This post is based on a book by Don and Petie Kladstrup: ‘WINE AND WAR / The French, the Nazis, and the Battle for France’s Greatest Treasure’ (Broadway Books; May 2001).
Be it a Bordeaux or a Sauvignon, wine is a symbol of French culture. Yet while the consumption of wine is usually associated with festive, celebratory occasions, it has had a long relationship with warfare as well. Over the centuries, commanders have made sure that their troops had wine on the front lines to improve their moral and perhaps their performance. But during World War II, the combination of wine and war played out in a unique way when the French did everything in their power to keep their wine – and their national identity – out of the hands of the invading German forces.
Award-winning television correspondent Don Kladstrupand his wife, Petie – who together have written extensively about wine – offer a fascinating look at a side chapter of French history. Based on three years of eyewitness interviews and painstaking research, the Kladstrups’ book tells the remarkable stories of the daring men and women who risked their lives to save this precious symbol of France and a key part of the country’s economy.
The stars of WINE AND WAR are the prominent winemaking families from diverse regions of France: Pichon-Longueville, Comtesse de Lalande, which was owned by May-Eliane de Lencquesaing, Poniatowski of Vouvray, and Couly of Chinon, just to name a few. The main characters, in addition to Lencquesaing and Drouhin, are Bernard de Nonancourt of Laurent Perrier Champagne, the Hugel family of Alsace, and Gaston Huet of Vouvray. Ranging in geography from the south of France (which was kept somewhat free of German occupation during the war) to the Alsace region (which was annexed by Germany), each family encountered unique obstacles and advantages when struggling to save their wine and grapes from invaders. For example, Maurice Drouhin of Maison Joseph Drouhin, built a false wall to hide his prized bottles from the enemy.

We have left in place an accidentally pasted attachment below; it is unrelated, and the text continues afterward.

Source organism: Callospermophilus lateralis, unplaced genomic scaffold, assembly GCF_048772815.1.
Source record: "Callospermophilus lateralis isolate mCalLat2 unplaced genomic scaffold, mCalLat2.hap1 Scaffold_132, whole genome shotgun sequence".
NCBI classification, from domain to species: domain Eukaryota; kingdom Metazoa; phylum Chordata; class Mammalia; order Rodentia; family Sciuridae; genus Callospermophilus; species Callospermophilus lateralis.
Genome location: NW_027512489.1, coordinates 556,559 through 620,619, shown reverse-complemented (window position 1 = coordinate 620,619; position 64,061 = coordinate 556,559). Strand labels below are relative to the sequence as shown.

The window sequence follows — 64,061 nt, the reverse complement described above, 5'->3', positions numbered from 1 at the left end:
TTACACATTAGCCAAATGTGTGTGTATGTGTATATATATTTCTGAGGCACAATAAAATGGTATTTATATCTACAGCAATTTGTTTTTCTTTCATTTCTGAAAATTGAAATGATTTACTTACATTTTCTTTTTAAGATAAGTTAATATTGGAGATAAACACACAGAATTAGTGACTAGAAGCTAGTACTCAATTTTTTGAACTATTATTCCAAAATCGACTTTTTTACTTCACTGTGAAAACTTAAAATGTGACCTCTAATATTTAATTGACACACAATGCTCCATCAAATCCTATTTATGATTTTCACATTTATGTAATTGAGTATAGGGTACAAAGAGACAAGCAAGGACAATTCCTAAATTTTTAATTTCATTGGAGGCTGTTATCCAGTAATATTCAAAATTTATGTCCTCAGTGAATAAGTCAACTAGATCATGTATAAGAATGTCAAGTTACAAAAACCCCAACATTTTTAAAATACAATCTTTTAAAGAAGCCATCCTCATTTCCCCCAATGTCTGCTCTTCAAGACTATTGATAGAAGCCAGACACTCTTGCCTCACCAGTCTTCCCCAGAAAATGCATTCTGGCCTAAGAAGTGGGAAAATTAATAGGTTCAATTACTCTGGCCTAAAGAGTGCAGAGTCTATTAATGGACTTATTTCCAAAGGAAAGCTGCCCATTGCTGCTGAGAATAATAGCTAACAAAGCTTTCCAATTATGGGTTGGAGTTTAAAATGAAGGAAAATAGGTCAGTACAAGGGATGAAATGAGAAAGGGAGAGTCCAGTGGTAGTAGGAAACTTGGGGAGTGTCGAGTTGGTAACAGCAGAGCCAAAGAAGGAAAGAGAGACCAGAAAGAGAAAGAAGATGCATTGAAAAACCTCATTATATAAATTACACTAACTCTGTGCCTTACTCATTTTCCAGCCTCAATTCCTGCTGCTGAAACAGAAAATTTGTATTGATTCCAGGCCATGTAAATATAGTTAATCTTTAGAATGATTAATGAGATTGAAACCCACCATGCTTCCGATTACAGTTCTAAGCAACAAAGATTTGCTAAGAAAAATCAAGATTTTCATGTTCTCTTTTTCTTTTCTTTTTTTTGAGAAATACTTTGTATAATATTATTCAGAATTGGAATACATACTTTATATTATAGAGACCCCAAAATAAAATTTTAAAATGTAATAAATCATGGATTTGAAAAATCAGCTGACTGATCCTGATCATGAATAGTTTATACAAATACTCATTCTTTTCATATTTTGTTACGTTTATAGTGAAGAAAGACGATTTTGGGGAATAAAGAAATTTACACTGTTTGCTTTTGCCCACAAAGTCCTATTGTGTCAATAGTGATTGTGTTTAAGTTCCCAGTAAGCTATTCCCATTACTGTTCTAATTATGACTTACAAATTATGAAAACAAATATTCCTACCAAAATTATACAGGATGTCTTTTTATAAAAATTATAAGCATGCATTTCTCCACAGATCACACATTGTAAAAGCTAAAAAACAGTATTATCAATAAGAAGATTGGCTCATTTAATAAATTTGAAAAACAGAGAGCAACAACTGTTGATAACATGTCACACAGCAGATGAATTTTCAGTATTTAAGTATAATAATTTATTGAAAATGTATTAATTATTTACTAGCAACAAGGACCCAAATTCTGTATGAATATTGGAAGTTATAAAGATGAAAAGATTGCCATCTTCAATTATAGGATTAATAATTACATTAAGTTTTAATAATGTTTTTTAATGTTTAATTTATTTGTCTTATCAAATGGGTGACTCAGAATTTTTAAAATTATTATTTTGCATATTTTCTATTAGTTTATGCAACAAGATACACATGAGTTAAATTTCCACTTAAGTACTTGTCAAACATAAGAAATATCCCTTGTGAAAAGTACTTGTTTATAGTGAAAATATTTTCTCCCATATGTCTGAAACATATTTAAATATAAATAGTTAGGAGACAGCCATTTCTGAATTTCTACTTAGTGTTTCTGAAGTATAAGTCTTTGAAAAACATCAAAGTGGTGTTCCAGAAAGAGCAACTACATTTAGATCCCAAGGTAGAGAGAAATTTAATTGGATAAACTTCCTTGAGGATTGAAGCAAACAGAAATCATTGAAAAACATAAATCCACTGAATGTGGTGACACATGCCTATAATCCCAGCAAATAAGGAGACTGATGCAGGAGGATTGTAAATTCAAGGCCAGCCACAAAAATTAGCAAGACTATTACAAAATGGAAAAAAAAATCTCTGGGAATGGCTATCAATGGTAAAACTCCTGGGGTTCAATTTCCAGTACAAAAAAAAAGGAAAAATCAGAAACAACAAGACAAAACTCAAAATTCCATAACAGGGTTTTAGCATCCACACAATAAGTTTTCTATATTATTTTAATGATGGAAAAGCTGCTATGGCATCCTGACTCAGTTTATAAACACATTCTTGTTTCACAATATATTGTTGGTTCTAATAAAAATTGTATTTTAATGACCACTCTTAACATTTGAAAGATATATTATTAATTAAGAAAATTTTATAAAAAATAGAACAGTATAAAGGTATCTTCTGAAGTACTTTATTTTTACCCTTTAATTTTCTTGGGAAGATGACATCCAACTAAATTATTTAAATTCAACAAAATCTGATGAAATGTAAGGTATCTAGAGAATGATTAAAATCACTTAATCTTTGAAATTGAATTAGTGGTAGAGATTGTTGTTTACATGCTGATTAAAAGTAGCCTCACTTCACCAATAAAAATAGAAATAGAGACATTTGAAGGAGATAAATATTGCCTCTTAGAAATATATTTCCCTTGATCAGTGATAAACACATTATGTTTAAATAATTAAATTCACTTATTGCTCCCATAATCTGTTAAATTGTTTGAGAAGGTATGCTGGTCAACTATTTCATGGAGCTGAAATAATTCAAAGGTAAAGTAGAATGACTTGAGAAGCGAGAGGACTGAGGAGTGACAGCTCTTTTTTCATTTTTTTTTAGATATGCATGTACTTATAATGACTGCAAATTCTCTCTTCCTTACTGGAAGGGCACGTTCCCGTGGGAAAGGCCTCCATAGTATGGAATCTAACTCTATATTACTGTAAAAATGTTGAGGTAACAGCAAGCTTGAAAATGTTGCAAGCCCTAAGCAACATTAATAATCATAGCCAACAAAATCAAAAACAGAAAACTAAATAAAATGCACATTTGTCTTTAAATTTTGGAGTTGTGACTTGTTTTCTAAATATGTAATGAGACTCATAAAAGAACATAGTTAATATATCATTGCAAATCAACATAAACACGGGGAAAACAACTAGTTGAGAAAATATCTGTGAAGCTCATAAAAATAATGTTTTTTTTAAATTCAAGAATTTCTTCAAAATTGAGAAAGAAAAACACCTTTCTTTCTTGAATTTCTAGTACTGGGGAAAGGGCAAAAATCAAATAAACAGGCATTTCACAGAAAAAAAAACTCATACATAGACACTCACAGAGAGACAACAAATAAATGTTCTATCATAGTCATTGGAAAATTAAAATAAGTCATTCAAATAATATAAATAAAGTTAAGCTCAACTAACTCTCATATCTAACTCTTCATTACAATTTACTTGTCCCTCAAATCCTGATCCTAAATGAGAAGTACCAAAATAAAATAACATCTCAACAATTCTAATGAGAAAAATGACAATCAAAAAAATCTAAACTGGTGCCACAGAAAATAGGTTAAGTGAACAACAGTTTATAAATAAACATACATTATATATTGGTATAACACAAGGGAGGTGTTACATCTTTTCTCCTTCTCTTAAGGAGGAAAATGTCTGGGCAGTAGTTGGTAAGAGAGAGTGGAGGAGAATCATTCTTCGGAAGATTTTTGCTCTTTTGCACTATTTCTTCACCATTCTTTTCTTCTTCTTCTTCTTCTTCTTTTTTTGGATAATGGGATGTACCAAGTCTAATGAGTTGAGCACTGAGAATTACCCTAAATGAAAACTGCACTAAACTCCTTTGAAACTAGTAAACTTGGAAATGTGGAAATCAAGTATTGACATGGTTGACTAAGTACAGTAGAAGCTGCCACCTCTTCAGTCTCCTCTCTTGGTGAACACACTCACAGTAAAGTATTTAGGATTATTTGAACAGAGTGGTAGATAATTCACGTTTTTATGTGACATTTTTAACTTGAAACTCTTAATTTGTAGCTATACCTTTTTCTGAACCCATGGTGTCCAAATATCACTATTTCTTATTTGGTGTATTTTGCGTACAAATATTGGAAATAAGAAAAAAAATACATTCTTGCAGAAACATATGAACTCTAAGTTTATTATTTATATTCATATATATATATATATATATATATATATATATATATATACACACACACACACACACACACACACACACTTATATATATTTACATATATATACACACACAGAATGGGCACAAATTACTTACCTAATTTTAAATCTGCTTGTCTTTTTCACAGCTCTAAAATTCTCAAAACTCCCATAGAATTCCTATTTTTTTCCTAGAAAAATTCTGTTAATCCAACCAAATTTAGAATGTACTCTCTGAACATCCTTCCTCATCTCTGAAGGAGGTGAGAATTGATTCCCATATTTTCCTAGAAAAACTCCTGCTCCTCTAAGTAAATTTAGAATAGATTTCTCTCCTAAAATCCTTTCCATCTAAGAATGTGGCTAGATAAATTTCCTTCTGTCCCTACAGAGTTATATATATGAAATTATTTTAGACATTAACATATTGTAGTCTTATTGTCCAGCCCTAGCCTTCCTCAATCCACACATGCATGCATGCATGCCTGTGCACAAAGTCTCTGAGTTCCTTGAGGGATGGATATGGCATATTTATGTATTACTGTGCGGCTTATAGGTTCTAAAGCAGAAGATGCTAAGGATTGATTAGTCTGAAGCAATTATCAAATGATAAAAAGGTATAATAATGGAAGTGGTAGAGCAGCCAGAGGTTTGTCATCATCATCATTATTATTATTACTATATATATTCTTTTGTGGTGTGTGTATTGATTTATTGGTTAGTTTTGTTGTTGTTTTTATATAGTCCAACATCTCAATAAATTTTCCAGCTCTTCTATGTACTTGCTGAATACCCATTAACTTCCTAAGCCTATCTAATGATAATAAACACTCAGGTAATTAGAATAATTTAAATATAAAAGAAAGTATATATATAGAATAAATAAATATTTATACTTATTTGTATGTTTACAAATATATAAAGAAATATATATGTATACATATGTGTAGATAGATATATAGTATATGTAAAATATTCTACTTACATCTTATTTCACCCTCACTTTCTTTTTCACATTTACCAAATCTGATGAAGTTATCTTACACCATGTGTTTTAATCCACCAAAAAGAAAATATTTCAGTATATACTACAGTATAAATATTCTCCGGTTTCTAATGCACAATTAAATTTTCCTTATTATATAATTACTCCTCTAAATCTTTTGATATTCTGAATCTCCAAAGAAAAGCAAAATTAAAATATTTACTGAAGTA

However, not everyone in the employ of Germany was out to sack and pillage the vineyards of France. In WINE AND WAR, the Kladstrups explain the importance of the somewhat obscure position of weinfuhrer. Weinfuhrers were men appointed by Hitler to find good French wine, which then would be seized and sold by Germany on the international market for a tidy profit. However, the weinfuhrers were in the wine business themselves, and were well aware that someday the war would end and France and Germany would again have to do business as neighbors. With an eye to future cooperation, the weinfuhrers did what they could to minimize the damage to France’s wine industry.
Poniatowski buried his best wine in his vegetable garden. Gaston Huet of Vouvray drank his best wine with some of his men before surrendering to the Germans. “Foreau’s brother-in-law Gaston Huet used the natural caves of the Loire Valley to hide his stocks of wine. Then he planted weeds and bushes in front…” After he built his false wall, he also gathered live spiders in his cellar and placed them strategically around the wall to spin cobwebs in order to make the wall appear old.
Domaine Huet was to later buy the Clos du Bourg plot. The Kladstrups do not mention that Ch. Vavasseur was a Vichy collaborator and then owned Clos du Bourg. He made a small fortune supplying the German occupation forces with sparkling wine. (See “Marianne in Chains” by Robert Gildea, Macmillan, 2003, p338)
The gift of wine to a WWII soldier
The Kladstrups interweave their tales of winemaking heroism with historical information that gives these stories depth and context. They explain not only the state of French winemaking before and during the war, but also how the government’s actions affected the industry, the Germans’ methods of seizing wine and intimidating winemakers, and the details behind historical events like the taking of Hitler’s mountaintop home – known as the Eagle’s Nest – where bottles upon bottles of France’s finest were discovered in the cellar.
WINE AND WAR brings World War II France to life, clearly showing how part of the country prayed for its independence from the Nazis while fighting to retain its sense of national identity’ during the occupation. The interviews conducted by the Kladstrups with those who lived through this time and performed these acts of civil disobedience offer vivid testimony to the quiet heroism of these men and women, who did whatever necessary to carry on France’s great winemaking traditions.